I started a project a couple of years ago which invited other vegan country folks to tell their stories – and not everyone wants to speak about their journey in a public forum – but the project has progressed into a website called Rural Vegans, and a few of the vegan country folks in my network have made their stories public on that website. There are lots of country people currently in transition toward a healthier and more compassionate lifestyle, and I think it’s important for them to know that they are not alone in their experiences. Choosing to be vegan in a small country town can be a challenge. When I removed myself from the cycles of “animal production” I was aware that some of my friends and neighbours were offended by my choices because they felt it was a personal criticism against them and the way they live their lives.
Obviously, I am interacting all the time From Cowgirl to Vegan – One Woman’s Journey of Personal Integrity with people who not only eat animals, but also farm them, and slaughter them. People can get incredibly defensive when they feel like they are being “judged” and this can cause animosity, which is unpleasant for everybody. The Rural Vegans project has two main goals: Firstly it is about supporting new vegans in rural and regional areas, hopefully lessening the sense of isolation they may be feeling, and secondly it is about bridging the gap between vegans and nonvegans in country areas, opening up some dialogue with farmers and other rural neighbours so that local relationships don’t break down. Country towns are great places to live, but change happens slowly, and lots of people are wary of things they don’t understand. The profiles on the website will help others in a farming community understand why someone from an animal-agriculture background might suddenly choose to live a vegan lifestyle. The Vegan community is growing. Some friends and I have recently initiated the West Gippsland Vegan Group so that local vegans can catch up with others who are on their wavelength. We try and meet once a month, and sometimes it’s just an excuse to eat mountains of vegan food. I think most of us are shameless foodies! There’s an ongoing joke that vegans only eat grass and twigs but the truth is that but becoming vegan takes the experience of food enjoyment to a whole new level. Somebody recently discovered that chickpea water, now universally known as “aqua faba”, can be whipped up into an amazing meringue for desserts.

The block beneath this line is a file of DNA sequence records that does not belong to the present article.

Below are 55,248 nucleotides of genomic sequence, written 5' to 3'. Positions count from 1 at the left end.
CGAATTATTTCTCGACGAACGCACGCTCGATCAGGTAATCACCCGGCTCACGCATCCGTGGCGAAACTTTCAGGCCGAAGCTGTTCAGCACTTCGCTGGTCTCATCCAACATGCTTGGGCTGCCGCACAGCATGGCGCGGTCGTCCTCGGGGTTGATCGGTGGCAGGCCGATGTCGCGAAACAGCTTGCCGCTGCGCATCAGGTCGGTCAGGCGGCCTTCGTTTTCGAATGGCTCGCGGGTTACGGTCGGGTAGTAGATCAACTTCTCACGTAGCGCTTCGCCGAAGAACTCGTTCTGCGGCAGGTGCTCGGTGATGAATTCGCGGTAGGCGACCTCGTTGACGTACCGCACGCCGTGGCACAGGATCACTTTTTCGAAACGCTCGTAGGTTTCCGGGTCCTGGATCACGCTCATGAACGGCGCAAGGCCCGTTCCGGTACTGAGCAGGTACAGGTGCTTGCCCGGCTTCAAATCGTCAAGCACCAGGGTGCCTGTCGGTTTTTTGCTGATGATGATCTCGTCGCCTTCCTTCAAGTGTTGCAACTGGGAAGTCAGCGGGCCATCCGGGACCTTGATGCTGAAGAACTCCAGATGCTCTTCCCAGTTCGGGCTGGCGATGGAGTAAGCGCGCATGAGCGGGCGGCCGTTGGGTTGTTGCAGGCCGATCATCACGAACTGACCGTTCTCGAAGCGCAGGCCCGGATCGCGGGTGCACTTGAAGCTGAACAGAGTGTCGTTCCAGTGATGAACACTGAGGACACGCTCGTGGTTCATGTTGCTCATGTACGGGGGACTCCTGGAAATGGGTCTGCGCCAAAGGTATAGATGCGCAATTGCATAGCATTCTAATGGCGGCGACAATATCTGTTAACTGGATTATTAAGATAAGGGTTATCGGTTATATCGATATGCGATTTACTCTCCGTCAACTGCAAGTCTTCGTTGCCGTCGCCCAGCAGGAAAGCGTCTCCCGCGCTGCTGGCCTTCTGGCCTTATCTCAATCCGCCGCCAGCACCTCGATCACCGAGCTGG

So the current trends in vegan baking include traditional favourites like pavlova and lemon meringue pie. It used to be quite a challenge dining out, but it’s getting easier all the time. My local pubs and cafés are pretty good at catering to people who don’t eat animal products, particularly if you let them know you’re coming beforehand. They’re always eager to please and very accommodating. As for the practical things I use in my everyday life, (like gloves and boots), a lot of local grain stores carry good quality nonleather gloves which offer protection when handling fencing wire or firewood. And if I can’t find something locally I can usually find it on the internet and arrange to have it posted to me. For instance, a few years ago I found a great pair of steel-capped work boots on eBay, made by a cobbler in Melbourne who uses microfibre instead of leather. These boots are of exceptional quality, they are so comfortable and incredibly tough. On our small property we have a wide range of species in our care: goats, sheep, alpacas, and many others. My childhood pony is still with us too, and he is turning 36 in September. The current headcount on our property is 50 animals, but more than half of those are hens.
Most of our animals are rescues, some are retirees, and one is with us in temporary foster care. They are a funny bunch of personalities and they enrich our family life in a multitude of ways! To unwind I play the guitar! – And I’m not a great musician, but I am a passionate songwriter. Music is a valuable therapeutic outlet for me. I also enjoy photography – animals, flowers, landscapes, rural imagery and historical architecture – but just as a hobby. I still spend a bit of time studying each week for my job, but then I counteract that with my adult colouring books, (which I know some people find very amusing, but it’s a very relaxing activity which doesn’t require much effort).
Anyone interested in networking with other local vegans can contact the West Gippsland Vegan Group by emailing: email@example.com. au The Rural Vegans website can be found at: www.ruralvegans.info